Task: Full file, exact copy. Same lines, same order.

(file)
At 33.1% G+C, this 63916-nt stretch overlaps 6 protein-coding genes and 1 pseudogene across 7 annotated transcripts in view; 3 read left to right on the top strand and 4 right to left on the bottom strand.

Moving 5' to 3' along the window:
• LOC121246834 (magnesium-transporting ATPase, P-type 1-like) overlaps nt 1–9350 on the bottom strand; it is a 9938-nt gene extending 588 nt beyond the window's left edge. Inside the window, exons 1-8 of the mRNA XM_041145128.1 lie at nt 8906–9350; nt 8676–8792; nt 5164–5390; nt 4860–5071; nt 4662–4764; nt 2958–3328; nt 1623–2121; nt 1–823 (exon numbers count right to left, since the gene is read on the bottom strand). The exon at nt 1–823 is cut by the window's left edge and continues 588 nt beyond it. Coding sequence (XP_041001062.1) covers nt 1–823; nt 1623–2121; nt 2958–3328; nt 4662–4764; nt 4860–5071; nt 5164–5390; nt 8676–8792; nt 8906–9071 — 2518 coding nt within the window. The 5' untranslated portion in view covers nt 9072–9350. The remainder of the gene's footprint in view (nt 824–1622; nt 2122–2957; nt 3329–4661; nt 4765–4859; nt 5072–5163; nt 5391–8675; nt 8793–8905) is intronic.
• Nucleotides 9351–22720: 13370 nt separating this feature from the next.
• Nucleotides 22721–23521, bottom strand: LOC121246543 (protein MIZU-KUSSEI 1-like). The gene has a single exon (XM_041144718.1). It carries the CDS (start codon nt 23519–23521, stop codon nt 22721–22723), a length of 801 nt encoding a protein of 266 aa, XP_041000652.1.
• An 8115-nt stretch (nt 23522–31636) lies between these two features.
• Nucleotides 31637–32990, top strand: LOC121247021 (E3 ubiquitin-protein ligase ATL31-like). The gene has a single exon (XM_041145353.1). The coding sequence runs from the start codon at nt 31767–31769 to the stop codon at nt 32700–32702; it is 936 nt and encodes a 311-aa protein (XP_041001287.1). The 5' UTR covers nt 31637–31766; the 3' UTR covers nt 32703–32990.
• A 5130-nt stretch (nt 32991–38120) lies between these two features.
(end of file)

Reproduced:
At 33.1% G+C, this 63916-nt stretch overlaps 6 protein-coding genes and 1 pseudogene across 7 annotated transcripts in view; 3 read left to right on the top strand and 4 right to left on the bottom strand.

Moving 5' to 3' along the window:
• LOC121246834 (magnesium-transporting ATPase, P-type 1-like) overlaps nt 1–9350 on the bottom strand; it is a 9938-nt gene extending 588 nt beyond the window's left edge. Inside the window, exons 1-8 of the mRNA XM_041145128.1 lie at nt 8906–9350; nt 8676–8792; nt 5164–5390; nt 4860–5071; nt 4662–4764; nt 2958–3328; nt 1623–2121; nt 1–823 (exon numbers count right to left, since the gene is read on the bottom strand). The exon at nt 1–823 is cut by the window's left edge and continues 588 nt beyond it. Coding sequence (XP_041001062.1) covers nt 1–823; nt 1623–2121; nt 2958–3328; nt 4662–4764; nt 4860–5071; nt 5164–5390; nt 8676–8792; nt 8906–9071 — 2518 coding nt within the window. The 5' untranslated portion in view covers nt 9072–9350. The remainder of the gene's footprint in view (nt 824–1622; nt 2122–2957; nt 3329–4661; nt 4765–4859; nt 5072–5163; nt 5391–8675; nt 8793–8905) is intronic.
• Nucleotides 9351–22720: 13370 nt separating this feature from the next.
• Nucleotides 22721–23521, bottom strand: LOC121246543 (protein MIZU-KUSSEI 1-like). The gene has a single exon (XM_041144718.1). It carries the CDS (start codon nt 23519–23521, stop codon nt 22721–22723), a length of 801 nt encoding a protein of 266 aa, XP_041000652.1.
• An 8115-nt stretch (nt 23522–31636) lies between these two features.
• Nucleotides 31637–32990, top strand: LOC121247021 (E3 ubiquitin-protein ligase ATL31-like). The gene has a single exon (XM_041145353.1). The coding sequence runs from the start codon at nt 31767–31769 to the stop codon at nt 32700–32702; it is 936 nt and encodes a 311-aa protein (XP_041001287.1). The 5' UTR covers nt 31637–31766; the 3' UTR covers nt 32703–32990.
• A 5130-nt stretch (nt 32991–38120) lies between these two features.